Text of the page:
The historic Via de la Plata ("Silver Route") that links the south and north of the Peninsula, has its origin in the Via Augusta. A place of transit for travellers and pilgrims, it is wild, mountainous terrain, populated by holm oak groves, cork oak groves and dehesas, where the fighting bull grazes. Some of the best fighting bull breeders in the country can be found in this region. Iberian pigs, horses and cattle are also common in the area. It is the least populated region of the province, with only eight towns and a few scattered villages.
It is criss-crossed by numerous rivers whose banks are full of life. There is an abundance of small riverside woods of alders, elms, ashes and willows that are a true spectacle in autumn when the water rushes down from the mountains.
The wildlife includes dehesa species such as rabbits, hares, partridges, thrushes, wood pigeons, turtledoves, short-toed eagles, deer, wild boars and foxes. On the summits, imperial eagles, black vultures and wolves can be found.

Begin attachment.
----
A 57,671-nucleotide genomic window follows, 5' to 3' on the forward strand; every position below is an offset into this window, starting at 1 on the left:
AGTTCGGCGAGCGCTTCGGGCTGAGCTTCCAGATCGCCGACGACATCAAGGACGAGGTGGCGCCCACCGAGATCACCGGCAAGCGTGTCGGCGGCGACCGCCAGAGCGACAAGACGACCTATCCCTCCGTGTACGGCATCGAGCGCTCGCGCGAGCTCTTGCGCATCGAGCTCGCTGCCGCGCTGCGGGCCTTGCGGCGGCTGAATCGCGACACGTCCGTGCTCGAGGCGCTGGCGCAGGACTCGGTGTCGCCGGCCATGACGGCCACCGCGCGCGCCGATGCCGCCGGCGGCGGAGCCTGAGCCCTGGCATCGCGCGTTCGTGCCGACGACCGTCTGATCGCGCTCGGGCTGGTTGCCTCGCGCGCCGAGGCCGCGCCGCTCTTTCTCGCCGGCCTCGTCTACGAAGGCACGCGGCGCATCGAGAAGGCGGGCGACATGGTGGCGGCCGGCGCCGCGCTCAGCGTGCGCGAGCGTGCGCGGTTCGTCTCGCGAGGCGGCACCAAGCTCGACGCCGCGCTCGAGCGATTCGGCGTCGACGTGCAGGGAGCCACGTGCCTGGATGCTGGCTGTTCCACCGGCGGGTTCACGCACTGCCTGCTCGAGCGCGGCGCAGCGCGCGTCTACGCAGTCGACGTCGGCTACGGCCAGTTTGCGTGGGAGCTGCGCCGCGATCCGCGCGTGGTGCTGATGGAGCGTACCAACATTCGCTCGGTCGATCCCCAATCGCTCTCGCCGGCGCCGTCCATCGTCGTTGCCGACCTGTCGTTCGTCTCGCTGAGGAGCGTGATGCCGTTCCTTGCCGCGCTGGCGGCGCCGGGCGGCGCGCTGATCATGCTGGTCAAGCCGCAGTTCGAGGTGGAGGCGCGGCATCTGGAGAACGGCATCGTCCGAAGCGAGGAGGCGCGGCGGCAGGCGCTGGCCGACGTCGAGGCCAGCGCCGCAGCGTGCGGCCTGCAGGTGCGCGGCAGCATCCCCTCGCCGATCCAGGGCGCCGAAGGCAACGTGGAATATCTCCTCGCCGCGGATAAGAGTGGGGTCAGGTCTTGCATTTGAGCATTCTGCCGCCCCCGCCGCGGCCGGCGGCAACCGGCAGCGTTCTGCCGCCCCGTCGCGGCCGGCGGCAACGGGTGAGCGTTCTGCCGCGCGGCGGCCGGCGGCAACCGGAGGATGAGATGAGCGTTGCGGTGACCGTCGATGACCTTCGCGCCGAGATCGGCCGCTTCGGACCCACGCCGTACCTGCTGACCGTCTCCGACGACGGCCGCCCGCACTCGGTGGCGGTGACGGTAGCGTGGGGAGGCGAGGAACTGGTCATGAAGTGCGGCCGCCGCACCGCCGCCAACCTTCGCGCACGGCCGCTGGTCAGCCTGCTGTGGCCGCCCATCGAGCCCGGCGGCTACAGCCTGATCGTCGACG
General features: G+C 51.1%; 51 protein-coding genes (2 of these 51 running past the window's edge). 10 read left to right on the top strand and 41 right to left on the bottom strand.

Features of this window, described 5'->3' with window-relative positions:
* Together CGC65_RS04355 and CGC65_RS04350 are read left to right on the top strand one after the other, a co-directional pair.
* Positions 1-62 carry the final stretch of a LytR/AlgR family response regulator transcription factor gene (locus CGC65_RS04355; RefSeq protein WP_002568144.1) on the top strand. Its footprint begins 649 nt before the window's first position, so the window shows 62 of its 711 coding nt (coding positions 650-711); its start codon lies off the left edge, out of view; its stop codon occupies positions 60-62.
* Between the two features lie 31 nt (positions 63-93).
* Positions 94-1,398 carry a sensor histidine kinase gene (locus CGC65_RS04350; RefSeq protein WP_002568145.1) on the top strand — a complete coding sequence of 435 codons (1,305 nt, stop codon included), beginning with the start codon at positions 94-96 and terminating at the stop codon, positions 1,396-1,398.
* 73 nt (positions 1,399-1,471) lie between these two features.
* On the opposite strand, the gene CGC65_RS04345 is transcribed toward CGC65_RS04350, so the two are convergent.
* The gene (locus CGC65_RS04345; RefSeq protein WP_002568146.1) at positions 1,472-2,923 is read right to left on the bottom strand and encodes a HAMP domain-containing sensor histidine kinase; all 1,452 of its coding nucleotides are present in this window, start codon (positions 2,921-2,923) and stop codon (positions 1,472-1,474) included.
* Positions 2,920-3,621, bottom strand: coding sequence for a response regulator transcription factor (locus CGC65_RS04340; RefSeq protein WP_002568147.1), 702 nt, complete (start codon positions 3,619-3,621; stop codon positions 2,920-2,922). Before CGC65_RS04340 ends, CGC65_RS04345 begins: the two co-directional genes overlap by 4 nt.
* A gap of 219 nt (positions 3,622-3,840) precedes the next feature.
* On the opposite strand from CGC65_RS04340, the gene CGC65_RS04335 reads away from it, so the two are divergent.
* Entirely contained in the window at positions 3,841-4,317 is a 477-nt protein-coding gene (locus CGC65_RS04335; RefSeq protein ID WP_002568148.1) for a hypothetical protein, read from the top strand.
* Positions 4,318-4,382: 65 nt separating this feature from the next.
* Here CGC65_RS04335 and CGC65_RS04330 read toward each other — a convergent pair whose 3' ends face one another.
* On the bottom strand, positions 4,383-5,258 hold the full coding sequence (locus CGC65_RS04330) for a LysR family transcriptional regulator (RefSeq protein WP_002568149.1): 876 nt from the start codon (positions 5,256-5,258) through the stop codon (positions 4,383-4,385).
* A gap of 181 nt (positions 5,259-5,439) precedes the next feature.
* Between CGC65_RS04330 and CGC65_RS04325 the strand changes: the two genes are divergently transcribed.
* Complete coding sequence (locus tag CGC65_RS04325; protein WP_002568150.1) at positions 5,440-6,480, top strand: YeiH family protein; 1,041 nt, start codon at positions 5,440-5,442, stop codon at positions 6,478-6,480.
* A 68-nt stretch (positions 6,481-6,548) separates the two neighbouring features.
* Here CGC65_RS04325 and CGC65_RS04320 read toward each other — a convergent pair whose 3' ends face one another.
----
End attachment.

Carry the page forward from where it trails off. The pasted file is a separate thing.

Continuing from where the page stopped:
For fishing enthusiasts, there are species such as barbels, carp and black bass. Newts can be found in the streams.
The Green Corridor of the Guadiamar begins in this region, in El Castillo de las Guardas. It is an old mining area with sites of outstanding natural beauty, such as El Pilar de la Fuente Hombría and El Lago de las Minas. Visit the nature reserve and spend a day among animals, while discovering the native flora. Enjoy fishing in the Serrano Lakes and relax by the La Minilla Reservoir.
Other places of interest are Castilblanco de los Arroyos with areas such as Siete Arroyos and Riveras del río Viar; and Guillena on the Ruta del Agua, with the Ribera de Huelva and the Ribera de Cala. And don't miss the Encina de los Perros Natural Monument in the village of El Álamo, in the district of El Madroño.